Discovering and managing your child’s food triggers is only part of the challenge. Learn how to keep them safe when you’re not around
It took one bite of a peanut butter cookie to initiate Kristen Brown into the “parents of kids with food allergies club” when her daughter Kylie was 18 months old.
“She immediately went into anaphylactic shock,” says Brown, who volunteers with the nonprofit Food Allergy Research & Education (FARE). “It was horrible.”
One in 13 children in the United States has a food allergy, in which the body’s immune system mistakes a food protein as a threat it needs to attack. The symptoms of an allergic reaction usually happen within a few minutes to a couple of hours of exposure to the food. According to the Asthma and Allergy Foundation of America, these symptoms may include:
Although they share some symptoms, an allergy is different from a food intolerance, when the body has difficulty digesting a food. A common example is lactose intolerance, the inability to properly digest the natural sugar found in milk and dairy products.
If you think your child has at least one food allergy, seeing an allergist is the first step. “It’s important to get a proper diagnosis,” says Scott H. Sicherer, MD, the author of Food Allergies: A Complete Guide to Eating When Your Life Depends on It. “You want to know that you’re avoiding the correct foods and not avoiding foods that are safe for [your child] to eat.”
After Brown’s daughter had an allergic reaction to peanuts, “we did full allergy testing and found out she was allergic to some other things as well, including tree nuts,” Brown says.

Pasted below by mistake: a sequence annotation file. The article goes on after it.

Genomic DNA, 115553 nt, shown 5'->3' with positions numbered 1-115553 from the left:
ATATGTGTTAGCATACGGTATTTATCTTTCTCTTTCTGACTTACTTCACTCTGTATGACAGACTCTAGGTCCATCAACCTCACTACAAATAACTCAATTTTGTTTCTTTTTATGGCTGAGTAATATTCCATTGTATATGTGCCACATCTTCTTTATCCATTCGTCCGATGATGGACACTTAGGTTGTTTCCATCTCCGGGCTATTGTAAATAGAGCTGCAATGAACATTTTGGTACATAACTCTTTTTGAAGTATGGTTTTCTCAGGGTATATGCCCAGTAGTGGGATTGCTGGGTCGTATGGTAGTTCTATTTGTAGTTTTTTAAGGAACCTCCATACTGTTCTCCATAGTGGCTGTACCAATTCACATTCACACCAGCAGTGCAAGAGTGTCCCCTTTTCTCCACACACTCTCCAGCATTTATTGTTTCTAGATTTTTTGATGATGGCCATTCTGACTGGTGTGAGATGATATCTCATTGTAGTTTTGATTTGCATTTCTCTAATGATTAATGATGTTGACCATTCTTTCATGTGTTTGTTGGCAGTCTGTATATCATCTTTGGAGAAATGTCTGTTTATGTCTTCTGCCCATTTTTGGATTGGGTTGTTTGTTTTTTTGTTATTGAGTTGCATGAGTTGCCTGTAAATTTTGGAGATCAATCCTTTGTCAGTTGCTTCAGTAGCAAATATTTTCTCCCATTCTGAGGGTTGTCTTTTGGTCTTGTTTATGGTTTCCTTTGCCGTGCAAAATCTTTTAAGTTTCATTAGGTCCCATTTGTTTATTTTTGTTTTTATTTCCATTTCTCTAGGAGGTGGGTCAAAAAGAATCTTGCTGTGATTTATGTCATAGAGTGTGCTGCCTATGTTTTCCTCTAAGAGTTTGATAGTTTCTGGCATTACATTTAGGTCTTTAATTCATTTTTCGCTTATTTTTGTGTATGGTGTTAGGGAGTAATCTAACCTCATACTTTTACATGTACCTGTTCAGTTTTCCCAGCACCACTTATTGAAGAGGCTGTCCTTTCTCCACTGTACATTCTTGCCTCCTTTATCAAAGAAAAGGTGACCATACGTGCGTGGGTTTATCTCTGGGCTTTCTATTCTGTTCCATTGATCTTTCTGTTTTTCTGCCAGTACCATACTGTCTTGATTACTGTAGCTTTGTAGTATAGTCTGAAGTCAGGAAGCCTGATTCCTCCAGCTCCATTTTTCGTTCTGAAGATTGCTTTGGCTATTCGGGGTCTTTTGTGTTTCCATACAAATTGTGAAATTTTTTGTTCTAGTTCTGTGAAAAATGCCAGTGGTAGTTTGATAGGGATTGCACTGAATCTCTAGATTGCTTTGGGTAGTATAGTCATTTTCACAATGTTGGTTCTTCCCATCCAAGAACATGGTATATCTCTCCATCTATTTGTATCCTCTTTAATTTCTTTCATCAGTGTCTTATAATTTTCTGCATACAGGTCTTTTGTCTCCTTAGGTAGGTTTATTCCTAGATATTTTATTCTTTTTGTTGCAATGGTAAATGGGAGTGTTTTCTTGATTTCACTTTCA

For most kids, not eating the problem food is enough. For others, cross contact can also trigger a reaction—from trace amounts on serving utensils, for example. Allergy testing pinpoints the level of sensitivity so your doctor can identify how strictly your child needs to avoid incidental contact with an allergen.
Empower Your Child
As kids get older, they begin to learn how to keep themselves safe. “In the younger years, it’s mostly the parent advocating for the child,” says Gina Clowes, director of education for FARE. That modeling paves the way for future independence.
Now that Kylie is 12 years old, “she’s a good advocate for herself,” Brown says. “She saw me do it for her for so long, and she’s learned that if she doesn’t speak up for herself, there are times when no one else can do it for her.”
The good news is, better treatments—and ultimately even a cure—may be on the way. For example, a treatment called oral immunotherapy is being tested, with supervised patients eating a small, steadily increasing amount of a trigger food, delivered as a commercially manufactured powder mixed into a safe food. Early clinical trials of oral immunotherapy have been effective in 70 to 80 percent of people.
“I would be surprised if there are not several options to make life safer for people with food allergies in the next five years,” Sicherer says.
What about when your child is at school or camp or the home of a friend or family member? “Living safely with a food allergy is like living in a minefield,” Sicherer says. “Every meal, every snack, every social event, every holiday—almost everything we do has to do with food.”
How you communicate is as important as the information you share, says Clowes, who has a son with food allergies. “That anxiety and terror we feel can be hard for others to deal with.”
It may be difficult for people to understand that exposure to even a small amount of an allergen can cause a reaction. Calm, clear instructions can help other adults honor your child’s specific needs. You can download an emergency care plan in English or Spanish at foodallergy.org/faap.